Give yourself permission to step outside or even leave an event if you feel overwhelmed.

Create rituals for you and your partner as a family of two.  

Spend time treating yourself or doing activities that you enjoy.

Exercise or at least get outside for a walk daily to have a release.

Make space for your feelings.

Turn to your partner and friends who can hold what you are going through for support.

Should You Freeze Your Eggs?

Are you considering freezing your eggs? The decision to freeze one’s eggs for the possible preservation of future fertility is subjective and full of complexity. Professional reproductive/medical organizations (ASRM and ACOG) have promoted oocyte cryopreservation for medical reasons (e.g. prior to chemotherapy treatment) for decades. However, fertility specialists and private egg banking companies have increasingly been promoting fertility preservation for elective reasons, such as delaying childbearing, making this option readily available to all women. 

The egg freezing process involves: 1) stimulation of the ovaries through hormone self-injections and monitoring follicle growth via ultrasound, 2) the egg retrieval procedure, which is quick and performed under sedation, and 3) the egg freezing procedure done through vitrification and subsequent storage of the frozen eggs. Remember, this is just the egg freezing process. You will later need to undergo the rest of the IVF process (using sperm from your partner or a donor to create embryos, and transferring embryos into the uterus) in order to become pregnant using frozen eggs. 

In making the decision, it is helpful to explore the numerous psychological, emotional, spiritual, financial and medical considerations involved in this process. Also look at success rates based on your age and fertility, as well as possible risks involved. Have an understanding that the procedure is invasive, that egg retrieval / freezing and storage costs are expensive yet separate from later IVF fertilization and transfer expenses, and there is no guarantee of future success. Take time to imagine how you would feel building your family this way, or what it may be like to be an older parent.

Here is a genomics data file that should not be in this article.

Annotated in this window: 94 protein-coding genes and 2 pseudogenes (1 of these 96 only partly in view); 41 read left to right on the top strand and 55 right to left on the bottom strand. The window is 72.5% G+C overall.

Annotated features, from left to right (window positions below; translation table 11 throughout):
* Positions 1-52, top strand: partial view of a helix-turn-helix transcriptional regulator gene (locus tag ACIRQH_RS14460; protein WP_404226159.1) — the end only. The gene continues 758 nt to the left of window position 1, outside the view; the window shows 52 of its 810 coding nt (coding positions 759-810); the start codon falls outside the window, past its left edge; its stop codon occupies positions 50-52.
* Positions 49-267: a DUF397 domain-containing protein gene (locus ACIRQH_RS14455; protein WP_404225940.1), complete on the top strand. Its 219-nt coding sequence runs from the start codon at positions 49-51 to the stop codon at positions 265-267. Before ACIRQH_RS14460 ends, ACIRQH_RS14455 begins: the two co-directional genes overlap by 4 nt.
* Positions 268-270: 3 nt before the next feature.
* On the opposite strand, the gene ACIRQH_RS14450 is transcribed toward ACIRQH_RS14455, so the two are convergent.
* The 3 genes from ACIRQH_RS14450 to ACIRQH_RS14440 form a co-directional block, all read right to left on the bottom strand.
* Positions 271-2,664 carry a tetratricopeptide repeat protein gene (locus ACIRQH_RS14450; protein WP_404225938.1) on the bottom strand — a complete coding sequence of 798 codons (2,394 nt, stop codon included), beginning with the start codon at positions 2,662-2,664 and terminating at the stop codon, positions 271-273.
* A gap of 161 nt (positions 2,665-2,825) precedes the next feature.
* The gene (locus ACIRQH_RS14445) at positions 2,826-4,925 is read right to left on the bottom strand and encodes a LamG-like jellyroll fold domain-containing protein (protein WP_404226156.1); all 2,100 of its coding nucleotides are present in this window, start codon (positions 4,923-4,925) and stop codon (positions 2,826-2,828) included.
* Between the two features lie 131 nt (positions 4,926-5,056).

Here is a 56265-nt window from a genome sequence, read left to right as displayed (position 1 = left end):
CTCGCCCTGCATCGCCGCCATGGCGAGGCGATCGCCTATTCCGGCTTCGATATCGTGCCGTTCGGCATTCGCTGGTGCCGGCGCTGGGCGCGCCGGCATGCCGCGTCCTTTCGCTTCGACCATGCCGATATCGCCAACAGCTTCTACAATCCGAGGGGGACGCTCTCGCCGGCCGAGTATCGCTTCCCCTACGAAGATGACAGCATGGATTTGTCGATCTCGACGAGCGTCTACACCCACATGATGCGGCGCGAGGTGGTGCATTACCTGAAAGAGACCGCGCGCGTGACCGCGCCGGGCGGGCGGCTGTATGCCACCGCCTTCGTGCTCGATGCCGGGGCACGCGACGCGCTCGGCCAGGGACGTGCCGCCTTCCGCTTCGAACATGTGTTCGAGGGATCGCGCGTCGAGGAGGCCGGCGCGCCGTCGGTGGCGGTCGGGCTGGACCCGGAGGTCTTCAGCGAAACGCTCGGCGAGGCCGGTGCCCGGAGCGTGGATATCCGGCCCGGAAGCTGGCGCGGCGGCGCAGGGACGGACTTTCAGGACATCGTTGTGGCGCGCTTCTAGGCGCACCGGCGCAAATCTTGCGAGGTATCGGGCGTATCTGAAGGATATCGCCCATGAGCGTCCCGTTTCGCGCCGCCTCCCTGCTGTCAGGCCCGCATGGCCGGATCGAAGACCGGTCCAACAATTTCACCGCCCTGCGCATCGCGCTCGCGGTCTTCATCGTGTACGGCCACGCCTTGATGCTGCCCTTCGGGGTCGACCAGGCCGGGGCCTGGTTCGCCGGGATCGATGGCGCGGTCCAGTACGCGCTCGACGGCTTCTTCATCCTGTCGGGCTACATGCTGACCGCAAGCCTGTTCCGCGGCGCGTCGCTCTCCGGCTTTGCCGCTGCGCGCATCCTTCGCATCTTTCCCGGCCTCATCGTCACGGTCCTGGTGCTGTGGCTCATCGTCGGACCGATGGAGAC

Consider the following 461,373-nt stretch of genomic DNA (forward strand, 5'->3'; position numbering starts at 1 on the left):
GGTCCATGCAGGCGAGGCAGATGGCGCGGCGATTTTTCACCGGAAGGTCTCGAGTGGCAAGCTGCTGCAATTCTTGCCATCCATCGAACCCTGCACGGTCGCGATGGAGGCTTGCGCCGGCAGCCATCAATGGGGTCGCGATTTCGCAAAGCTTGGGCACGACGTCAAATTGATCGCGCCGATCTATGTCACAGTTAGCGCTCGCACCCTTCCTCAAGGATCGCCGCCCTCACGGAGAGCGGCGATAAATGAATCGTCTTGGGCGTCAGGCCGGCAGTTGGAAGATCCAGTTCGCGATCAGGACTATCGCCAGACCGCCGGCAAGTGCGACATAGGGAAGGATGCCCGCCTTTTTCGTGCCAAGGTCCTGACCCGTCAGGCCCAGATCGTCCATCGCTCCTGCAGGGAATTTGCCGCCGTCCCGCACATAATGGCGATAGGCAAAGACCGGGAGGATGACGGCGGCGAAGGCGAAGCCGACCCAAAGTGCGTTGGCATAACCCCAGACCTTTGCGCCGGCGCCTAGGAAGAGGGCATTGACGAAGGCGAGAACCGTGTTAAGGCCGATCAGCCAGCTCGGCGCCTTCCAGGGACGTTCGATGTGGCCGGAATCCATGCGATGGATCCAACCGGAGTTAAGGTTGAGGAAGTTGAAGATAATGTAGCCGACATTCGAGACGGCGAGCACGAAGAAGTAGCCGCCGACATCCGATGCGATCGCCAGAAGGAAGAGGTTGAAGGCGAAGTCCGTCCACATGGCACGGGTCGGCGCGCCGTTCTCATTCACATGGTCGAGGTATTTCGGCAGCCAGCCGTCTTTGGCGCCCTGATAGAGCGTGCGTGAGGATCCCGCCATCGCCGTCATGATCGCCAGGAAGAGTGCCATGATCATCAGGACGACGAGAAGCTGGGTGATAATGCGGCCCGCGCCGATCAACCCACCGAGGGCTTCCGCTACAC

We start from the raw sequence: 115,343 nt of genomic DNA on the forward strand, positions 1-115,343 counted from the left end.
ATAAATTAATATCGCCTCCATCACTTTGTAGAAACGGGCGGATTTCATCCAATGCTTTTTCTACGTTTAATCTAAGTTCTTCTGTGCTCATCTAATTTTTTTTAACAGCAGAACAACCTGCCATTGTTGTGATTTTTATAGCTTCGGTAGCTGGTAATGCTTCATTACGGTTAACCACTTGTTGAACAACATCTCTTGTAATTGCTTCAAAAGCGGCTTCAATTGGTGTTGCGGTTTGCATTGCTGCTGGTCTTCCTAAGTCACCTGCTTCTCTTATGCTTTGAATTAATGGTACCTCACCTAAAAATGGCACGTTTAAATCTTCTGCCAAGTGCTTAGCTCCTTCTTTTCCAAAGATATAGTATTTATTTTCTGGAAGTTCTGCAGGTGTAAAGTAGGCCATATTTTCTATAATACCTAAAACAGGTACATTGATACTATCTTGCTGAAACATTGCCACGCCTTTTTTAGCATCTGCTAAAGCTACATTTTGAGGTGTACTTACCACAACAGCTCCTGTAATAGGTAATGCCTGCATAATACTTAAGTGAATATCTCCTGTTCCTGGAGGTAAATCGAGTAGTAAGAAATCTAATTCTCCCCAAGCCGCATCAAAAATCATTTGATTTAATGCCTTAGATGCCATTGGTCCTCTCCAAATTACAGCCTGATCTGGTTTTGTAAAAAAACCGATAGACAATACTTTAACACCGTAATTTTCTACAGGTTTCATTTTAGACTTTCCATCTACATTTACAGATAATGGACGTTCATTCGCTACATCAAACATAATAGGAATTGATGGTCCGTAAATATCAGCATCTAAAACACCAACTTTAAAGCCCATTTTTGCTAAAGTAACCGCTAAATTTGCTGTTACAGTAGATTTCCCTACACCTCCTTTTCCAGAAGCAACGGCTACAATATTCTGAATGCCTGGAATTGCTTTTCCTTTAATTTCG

You should also consider the research: ACOG/ASRM studies have shown that the age of the oocyte (egg) at retrieval correlates with success rates, with viable studies ’supporting the use of these technologies in well-selected patients aged 35 years and younger,’ while ASRM/SART state that ‘even in younger women (under 38), the chance that one frozen egg will yield a baby in the future is around 2-12%.

There are many pros/cons to consider in making an informed decision. It can be helpful to meet with a reproductive mental health professional to explore feelings and navigate expectations and possible outcomes so you may make the best decision for yourself.

For more information and resources, check out:

Motherhood, Rescheduled: The New Frontier of Egg Freezing & the Women Who Tried It
by Sarah Elizabeth Richards

 

Decision-Making for Third-Party Family Building